How to handle NULLs with OutSystems ????? And dates before 01-01-1900????

How to handle NULLs with OutSystems ????? And dates before 01-01-1900????

  
OutSystems supports no NULLs...!!! And no dates before 01-01-1900...!!!
How do other people in OutSystems community handle this?
See: http://www.outsystems.com/help/SErviceStudio/9.0/default.htm#Language_Reference/Data_Types/Available_Data_Types.htm

I can not imagine that everyone uses 0 for NULL in integer???? And 01-01-1900 for NULL in date???

What if 0 is a perfect valid value, and NULL too, for integer?
What if 01-01-1900 is a valid date? What if you have to save the construction date of a building of 200 years old? What if you want to store genealogy?
Since when do we build systems that deny any history older than a century???? For me this is really unbelievable!!!

And aside of the functional aspect, storing 0 or 01-01-1900 instead of NULL in our database would explode the size of indexes - I can not tell my manager that our database will grow from 4TB to 7TB, just because a tool does not support this !!!
Why in the world does someone behind a desk designate perfectly normal live values (0 or 01-01-1900) to fake values?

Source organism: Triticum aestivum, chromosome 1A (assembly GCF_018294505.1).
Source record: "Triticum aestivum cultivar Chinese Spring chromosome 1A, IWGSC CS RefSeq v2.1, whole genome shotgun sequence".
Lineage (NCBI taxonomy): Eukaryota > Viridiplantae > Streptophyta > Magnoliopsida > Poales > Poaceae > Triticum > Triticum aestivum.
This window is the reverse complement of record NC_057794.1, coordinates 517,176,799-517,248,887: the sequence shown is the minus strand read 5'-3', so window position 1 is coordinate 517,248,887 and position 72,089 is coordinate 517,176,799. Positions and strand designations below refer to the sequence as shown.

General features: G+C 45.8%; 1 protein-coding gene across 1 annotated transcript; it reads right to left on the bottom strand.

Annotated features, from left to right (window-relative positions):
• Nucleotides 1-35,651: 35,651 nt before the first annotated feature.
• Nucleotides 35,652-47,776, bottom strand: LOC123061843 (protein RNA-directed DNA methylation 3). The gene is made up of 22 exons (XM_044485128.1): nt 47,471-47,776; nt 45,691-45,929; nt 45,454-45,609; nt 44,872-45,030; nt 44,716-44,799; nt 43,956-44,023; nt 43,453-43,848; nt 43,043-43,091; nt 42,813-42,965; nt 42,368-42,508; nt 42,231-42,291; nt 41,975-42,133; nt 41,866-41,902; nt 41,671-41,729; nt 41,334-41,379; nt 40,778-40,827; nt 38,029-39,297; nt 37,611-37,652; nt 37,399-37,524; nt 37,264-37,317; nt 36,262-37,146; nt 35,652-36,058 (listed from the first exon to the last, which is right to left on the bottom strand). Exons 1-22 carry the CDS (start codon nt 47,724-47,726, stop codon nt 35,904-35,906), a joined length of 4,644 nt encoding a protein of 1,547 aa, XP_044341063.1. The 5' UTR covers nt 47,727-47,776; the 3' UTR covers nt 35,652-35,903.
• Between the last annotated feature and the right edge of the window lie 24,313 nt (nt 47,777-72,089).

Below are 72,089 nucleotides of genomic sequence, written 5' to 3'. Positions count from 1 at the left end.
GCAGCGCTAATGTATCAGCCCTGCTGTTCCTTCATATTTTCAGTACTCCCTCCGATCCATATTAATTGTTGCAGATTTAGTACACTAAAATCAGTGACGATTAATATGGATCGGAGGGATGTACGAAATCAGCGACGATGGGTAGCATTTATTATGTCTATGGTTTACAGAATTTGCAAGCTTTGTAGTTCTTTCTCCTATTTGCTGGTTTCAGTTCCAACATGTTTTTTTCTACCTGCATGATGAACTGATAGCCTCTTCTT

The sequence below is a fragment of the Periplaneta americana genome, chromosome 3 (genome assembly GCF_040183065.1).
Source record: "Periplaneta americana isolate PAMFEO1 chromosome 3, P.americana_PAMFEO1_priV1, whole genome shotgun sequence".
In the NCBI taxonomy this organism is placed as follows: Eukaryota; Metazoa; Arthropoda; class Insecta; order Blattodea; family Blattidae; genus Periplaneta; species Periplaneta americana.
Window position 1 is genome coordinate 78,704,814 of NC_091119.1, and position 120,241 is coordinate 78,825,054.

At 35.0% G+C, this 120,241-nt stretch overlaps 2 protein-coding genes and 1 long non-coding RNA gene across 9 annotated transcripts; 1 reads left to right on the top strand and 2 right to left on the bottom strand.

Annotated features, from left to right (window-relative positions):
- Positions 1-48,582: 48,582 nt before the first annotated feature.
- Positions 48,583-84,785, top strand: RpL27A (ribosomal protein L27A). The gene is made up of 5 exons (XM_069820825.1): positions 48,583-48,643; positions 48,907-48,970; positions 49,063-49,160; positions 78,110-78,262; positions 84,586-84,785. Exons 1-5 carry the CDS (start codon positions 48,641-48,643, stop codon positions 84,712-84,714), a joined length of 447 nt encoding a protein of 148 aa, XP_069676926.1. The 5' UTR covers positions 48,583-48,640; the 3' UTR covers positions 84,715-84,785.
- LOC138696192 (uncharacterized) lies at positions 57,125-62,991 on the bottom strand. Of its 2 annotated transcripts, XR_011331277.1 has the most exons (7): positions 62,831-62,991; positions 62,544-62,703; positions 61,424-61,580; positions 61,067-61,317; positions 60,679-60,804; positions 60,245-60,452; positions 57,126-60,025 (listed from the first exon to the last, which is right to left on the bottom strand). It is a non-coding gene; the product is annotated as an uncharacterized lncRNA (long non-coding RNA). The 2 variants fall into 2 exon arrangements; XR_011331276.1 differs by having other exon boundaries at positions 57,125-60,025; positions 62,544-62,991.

I really want to know how others handle this, for me this would make OutSystems nearly useles.

Thanks for your reaction,
Jan-Hendrik van Heusden
I had this problem with dates, which you can find in other posts on the forum.  I'm doing a conversion where birthdates can be in the late 1800's causing the same problem you are encountering.  I ended up storing the dates as 8 character text values (YYYYMMDD) and using functions to reformat as needed.  As long as you don't need to do 'date math' this works fine.  (It's extremely unlikely any application needs to do 'date math' using dates this old as the dates are just historical.)

I'm not really sure about the database size issue you mention.  For a date field that is an index, I would imagine that the number of records with a null date would be very small.  If not, having it as an index is not giving you a lot of value.  I don't know your application so I cannot advise you further on this.

Hope this helps,
Curt
Too bad that you need to store DATE as text, leaving out all normal validation and handling.
Re our database, we have hundreds of indexes with sometimes 1000000000 records or more, and NULL dates as well as NULL numbers are really frequent.